What I learned launched me on a four-year trajectory to learn more about feminine norms and Jewish girls, what is known and not known, and how to focus parents, educators, and religious leaders on this issue.
Along the way, I’ve interviewed dozens of people, including a young woman in Palm Beach, a Conservative gay rabbi in Chicago, and a concerned mother in New York – to get their thoughts, experiences, and insights on gender norms.
As part of this learning arc, TrueChild has received project support from Jewish women’s funders, including the Jewish Women’s Foundation of Metropolitan Chicago.
We have also been able to take advantage of the experience of knowledgeable and progressive community-oriented leaders like Jewish Child & Family Services in Chicago, Ma’yan in New York, jGirls Magazine, and Congregation Beth Elohim in Brooklyn.
As a first step, we have developed an accessible white paper based on the interviews we conducted. This report paper, entitled “Jewish Girls and Gender Norms: A Thriving but Vulnerable Population” (available online at www.truechild.org/JewishGirls).
As a second step with Dr. Dana Edell, we have developed JET (“Jewish girls Empowered Together”), a model curriculum of half dozen, easy-to-master exercises which any girl-serving group or agency can easily integrate into its existing programs.
JET will help them teach young Jewish women and girls to think critically about rigid feminine norms and their impacts (an overview of the model curriculum is also available at www.truechild.org/JewishGirls)
Accompanying JET will be a Parental Toolkit that supports parents (and educators) who want to explore these issues with their daughters, but are unsure where or how best to start. (As the parent of a precocious 10-year-old daughter, I have a rooting interest in its success.)
As a last step, beginning in early 2017, we hope to find girl-serving groups and synagogues that will partner with us in piloting and refining the curriculum or toolkit, so they can be made available to all who need them.
Our hope is this project might shed new light on the paradox of contemporary Jewish girls, who are both struggling and striving at the same time. As one of our partnering organizations in Chicago put it, “We need not one dialog, but many.”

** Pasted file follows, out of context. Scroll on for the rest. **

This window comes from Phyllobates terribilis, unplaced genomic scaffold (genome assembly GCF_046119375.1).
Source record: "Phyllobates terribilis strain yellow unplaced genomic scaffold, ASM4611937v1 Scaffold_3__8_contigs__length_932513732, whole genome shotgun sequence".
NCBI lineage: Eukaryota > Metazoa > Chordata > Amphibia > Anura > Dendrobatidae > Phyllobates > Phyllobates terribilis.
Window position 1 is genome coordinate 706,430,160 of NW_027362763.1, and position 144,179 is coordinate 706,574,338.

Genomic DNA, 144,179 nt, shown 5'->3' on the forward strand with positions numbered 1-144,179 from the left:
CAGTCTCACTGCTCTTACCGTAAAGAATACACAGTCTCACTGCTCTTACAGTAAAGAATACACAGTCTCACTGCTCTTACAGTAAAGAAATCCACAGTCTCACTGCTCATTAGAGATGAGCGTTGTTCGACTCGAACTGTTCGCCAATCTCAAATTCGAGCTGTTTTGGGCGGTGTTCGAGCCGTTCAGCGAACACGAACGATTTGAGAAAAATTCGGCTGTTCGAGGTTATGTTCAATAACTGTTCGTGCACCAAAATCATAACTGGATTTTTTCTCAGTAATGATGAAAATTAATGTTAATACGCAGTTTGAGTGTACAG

Some of those who were interviewed told stories of very egalitarian families and communities: fathers who share household duties, and of very progressive synagogues where women took leading roles.
Others were focused on ensuring that their daughters would grow up in a more equitable and affirming world. And they are worried that their daughters – and their dreams for their daughters – might be being silently, if unintentionally, undermined.
Explained one mother, “[Mothers in our community] are starting to relate things that were not related before: eating disorders in girls, obsession with boys – which often leads to deferential behavior – the very few women who are running Jewish communities and very few Jewish female role models for girls. All of these things were separated in the past. Now it’s all becoming part of one big story that’s actually undermining our girls and our dreams for our girls.”
Another mother of four daughters told me how strangers would walk up after shul to ask if she was going to try one more time for a son. She wondered: if things were different and she had had four sons, how many of those people would stop by to ask if she was going to try one more time for a daughter?
In such small gestures are deeper attitudes made clear. These attitudes are far from unique to Judaism. On the contrary, the larger culture is saturated with messages extolling the centrality of males, and encouraging girls to find value in their attractiveness to and support for them.
What is unique is the interaction of Jewish traditions and culture with overarching gender expectations, as well as an how empowered and accomplished many of the women and girls I interviewed are – even as they struggled with some of the very same challenges rigid gender norms posed for the Black and Latina women I explored in that WFN workshop, four years ago.
Changing gender norms is crucial work – it’s an unspoken, and largely unaddressed, root cause of many of the challenges our girls face.
Yet norms and attitudes are slow to change. As one mother quietly explained, “It’s going to be like moving Mount Sinai, right? We have to do it one rock at a time.”
Riki Wilchins is Executive Director of TrueChild.